suspected their presence; but all at once, as if by common consent,
they scampered off in the direction of a great rock, and vanished
before the men had come to themselves sufficiently to think of
My readers will suspect what these were; but I will now give them
full information concerning them. They were, of course, household
animals belonging to the goblins, whose ancestors had taken their
ancestors many centuries before from the upper regions of light
into the lower regions of darkness. The original stocks of these
horrible creatures were very much the same as the animals now seen
about farms and homes in the country, with the exception of a few
of them, which had been wild creatures, such as foxes, and indeed
wolves and small bears, which the goblins, from their proclivity
towards the animal creation, had caught when cubs and tamed. But
in the course of time all had undergone even greater changes than
had passed upon their owners. They had altered - that is, their
descendants had altered - into such creatures as I have not
attempted to describe except in the vaguest manner - the various
parts of their bodies assuming, in an apparently arbitrary and
self-willed manner, the most abnormal developments. Indeed, so
little did any distinct type predominate in some of the bewildering
results, that you could only have guessed at any known animal as
the original, and even then, what likeness remained would be more
one of general expression than of definable conformation. But what
increased the gruesomeness tenfold was that, from constant
domestic, or indeed rather family association with the goblins,
their countenances had grown in grotesque resemblance to the human.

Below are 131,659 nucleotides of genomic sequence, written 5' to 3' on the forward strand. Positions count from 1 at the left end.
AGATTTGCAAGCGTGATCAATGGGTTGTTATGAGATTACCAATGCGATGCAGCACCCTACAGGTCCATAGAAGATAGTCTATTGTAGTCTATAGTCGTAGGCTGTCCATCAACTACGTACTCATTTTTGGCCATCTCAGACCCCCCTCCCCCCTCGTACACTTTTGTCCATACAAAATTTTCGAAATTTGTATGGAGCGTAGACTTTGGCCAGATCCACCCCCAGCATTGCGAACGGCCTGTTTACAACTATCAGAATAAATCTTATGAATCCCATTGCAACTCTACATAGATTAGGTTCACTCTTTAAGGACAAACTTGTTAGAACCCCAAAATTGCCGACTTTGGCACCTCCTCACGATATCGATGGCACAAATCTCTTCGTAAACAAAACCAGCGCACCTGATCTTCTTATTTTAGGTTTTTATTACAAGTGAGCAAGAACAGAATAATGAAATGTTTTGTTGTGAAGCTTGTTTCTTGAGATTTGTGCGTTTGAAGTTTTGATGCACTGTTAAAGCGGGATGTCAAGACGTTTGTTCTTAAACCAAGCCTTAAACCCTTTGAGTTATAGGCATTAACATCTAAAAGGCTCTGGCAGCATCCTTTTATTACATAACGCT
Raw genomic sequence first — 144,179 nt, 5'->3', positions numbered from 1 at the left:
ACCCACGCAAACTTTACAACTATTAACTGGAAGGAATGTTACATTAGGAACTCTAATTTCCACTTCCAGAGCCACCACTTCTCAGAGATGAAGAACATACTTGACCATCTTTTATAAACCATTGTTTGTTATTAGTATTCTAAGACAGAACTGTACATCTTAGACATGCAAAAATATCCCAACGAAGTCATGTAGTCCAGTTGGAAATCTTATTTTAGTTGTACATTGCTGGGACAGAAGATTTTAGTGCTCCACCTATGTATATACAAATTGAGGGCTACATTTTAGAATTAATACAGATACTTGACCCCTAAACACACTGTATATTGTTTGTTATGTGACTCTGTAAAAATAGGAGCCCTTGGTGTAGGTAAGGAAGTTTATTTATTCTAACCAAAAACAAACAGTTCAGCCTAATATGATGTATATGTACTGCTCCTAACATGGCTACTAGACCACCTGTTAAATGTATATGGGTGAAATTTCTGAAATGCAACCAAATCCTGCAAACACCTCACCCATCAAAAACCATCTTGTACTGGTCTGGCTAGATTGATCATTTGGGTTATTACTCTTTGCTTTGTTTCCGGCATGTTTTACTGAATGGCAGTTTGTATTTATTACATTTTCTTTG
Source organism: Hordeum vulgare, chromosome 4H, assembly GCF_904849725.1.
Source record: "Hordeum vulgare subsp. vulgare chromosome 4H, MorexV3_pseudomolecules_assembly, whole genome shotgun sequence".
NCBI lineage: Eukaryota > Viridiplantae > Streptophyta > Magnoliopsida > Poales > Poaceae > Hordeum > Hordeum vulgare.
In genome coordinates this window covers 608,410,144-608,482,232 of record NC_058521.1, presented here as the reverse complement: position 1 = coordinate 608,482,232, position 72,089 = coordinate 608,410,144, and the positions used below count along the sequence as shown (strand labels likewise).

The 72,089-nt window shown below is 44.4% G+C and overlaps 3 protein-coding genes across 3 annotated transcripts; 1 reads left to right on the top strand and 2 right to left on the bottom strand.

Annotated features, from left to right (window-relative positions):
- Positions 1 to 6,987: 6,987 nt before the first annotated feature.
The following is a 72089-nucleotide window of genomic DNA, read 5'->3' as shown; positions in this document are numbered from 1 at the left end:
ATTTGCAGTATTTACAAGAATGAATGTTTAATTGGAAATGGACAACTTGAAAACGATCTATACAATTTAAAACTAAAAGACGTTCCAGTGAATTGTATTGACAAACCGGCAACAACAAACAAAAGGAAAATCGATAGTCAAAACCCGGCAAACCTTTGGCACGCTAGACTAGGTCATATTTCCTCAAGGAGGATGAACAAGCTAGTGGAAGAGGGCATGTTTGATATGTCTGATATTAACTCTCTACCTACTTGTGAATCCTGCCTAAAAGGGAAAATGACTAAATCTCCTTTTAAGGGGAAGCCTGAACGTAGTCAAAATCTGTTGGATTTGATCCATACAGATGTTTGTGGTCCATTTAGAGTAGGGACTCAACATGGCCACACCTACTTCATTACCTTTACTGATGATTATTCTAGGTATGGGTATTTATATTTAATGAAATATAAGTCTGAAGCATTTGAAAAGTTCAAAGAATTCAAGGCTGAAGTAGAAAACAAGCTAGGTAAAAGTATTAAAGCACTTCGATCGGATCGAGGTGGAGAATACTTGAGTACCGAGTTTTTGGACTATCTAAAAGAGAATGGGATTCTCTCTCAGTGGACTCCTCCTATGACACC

No one understands animals who does not see that every one of them,
even amongst the fishes, it may be with a dimness and vagueness
infinitely remote, yet shadows the human: in the case of these the
human resemblance had greatly increased: while their owners had
sunk towards them, they had risen towards their owners. But the
conditions of subterranean life being equally unnatural for both,
while the goblins were worse, the creatures had not improved by the
approximation, and its result would have appeared far more
ludicrous than consoling to the warmest lover of animal nature. I
shall now explain how it was that just then these animals began to
show themselves about the king's country house.
The goblins, as Curdie had discovered, were mining on - at work
both day and night, in divisions, urging the scheme after which he
lay in wait. In the course of their tunnelling they had broken
into the channel of a small stream, but the break being in the top
of it, no water had escaped to interfere with their work. Some of
the creatures, hovering as they often did about their masters, had
found the hole, and had, with the curiosity which had grown to a
passion from the restraints of their unnatural circumstances,
proceeded to explore the channel. The stream was the same which
ran out by the seat on which Irene and her king-papa had sat as I
have told, and the goblin creatures found it jolly fun to get out
for a romp on a smooth lawn such as they had never seen in all
their poor miserable lives. But although they had partaken enough
of the nature of their owners to delight in annoying and alarming
any of the people whom they met on the mountain, they were, of
course, incapable of designs of their own, or of intentionally
furthering those of their masters.
For several nights after the men-at-arms were at length of one mind
as to the fact of the visits of some horrible creatures, whether
bodily or spectral they could not yet say, they watched with
special attention that part of the garden where they had last seen
them. Perhaps indeed they gave in consequence too little attention
to the house. But the creatures were too cunning to be easily
caught; nor were the watchers quick-eyed enough to descry the head,
or the keen eyes in it, which, from the opening whence the stream
issued, would watch them in turn, ready, the moment they should
leave the lawn, to report the place clear.
That Night Week
During the whole of the week Irene had been thinking every other